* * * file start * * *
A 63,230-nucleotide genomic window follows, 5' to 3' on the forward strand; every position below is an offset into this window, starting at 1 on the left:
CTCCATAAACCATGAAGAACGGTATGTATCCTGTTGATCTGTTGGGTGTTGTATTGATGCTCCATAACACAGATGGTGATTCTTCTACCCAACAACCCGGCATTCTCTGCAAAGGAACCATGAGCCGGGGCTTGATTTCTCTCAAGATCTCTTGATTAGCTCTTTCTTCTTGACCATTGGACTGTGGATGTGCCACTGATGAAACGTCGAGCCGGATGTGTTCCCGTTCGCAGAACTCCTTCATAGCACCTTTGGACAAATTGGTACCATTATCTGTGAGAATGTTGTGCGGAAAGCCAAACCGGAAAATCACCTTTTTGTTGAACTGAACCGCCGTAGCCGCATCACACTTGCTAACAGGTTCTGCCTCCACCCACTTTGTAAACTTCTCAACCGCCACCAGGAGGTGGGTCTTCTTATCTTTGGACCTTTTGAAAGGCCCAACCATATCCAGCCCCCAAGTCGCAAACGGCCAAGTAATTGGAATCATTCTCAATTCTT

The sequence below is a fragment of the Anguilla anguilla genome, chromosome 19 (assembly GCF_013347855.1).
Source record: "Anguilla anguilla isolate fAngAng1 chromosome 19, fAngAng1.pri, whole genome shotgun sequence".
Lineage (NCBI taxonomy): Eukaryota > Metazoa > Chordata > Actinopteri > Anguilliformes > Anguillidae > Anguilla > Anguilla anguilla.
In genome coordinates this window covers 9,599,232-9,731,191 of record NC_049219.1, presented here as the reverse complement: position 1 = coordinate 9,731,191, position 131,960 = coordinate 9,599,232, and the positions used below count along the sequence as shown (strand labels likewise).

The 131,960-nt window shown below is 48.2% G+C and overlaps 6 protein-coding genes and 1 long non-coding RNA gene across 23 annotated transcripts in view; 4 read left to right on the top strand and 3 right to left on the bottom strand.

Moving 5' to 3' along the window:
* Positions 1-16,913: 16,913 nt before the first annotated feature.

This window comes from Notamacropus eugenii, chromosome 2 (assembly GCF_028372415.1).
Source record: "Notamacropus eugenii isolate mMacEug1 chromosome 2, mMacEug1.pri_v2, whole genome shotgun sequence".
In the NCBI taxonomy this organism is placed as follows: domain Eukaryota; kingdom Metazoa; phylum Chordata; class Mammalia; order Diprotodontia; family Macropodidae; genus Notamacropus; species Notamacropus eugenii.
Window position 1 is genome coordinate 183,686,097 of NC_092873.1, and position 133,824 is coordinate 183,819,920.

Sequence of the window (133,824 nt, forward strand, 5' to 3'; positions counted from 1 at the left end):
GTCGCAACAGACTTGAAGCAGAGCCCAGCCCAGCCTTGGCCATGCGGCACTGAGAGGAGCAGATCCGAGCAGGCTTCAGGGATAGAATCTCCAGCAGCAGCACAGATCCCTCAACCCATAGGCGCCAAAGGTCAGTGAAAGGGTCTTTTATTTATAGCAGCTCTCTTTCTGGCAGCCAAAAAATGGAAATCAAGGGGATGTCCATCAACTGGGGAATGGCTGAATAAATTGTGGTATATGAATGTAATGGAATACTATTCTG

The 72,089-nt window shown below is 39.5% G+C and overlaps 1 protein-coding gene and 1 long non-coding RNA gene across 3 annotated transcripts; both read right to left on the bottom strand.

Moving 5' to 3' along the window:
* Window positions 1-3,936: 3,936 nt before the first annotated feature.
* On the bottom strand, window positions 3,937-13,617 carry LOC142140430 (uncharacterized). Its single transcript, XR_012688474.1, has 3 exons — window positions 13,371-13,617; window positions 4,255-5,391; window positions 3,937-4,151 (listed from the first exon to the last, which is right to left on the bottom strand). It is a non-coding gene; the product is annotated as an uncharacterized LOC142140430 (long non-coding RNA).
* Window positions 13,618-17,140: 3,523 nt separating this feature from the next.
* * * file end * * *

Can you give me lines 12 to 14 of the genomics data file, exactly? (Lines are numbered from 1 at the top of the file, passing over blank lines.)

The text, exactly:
In the NCBI taxonomy this organism is placed as follows: domain Eukaryota; kingdom Metazoa; phylum Chordata; class Mammalia; order Diprotodontia; family Macropodidae; genus Notamacropus; species Notamacropus eugenii.
Window position 1 is genome coordinate 183,686,097 of NC_092873.1, and position 133,824 is coordinate 183,819,920.

Sequence of the window (133,824 nt, forward strand, 5' to 3'; positions counted from 1 at the left end):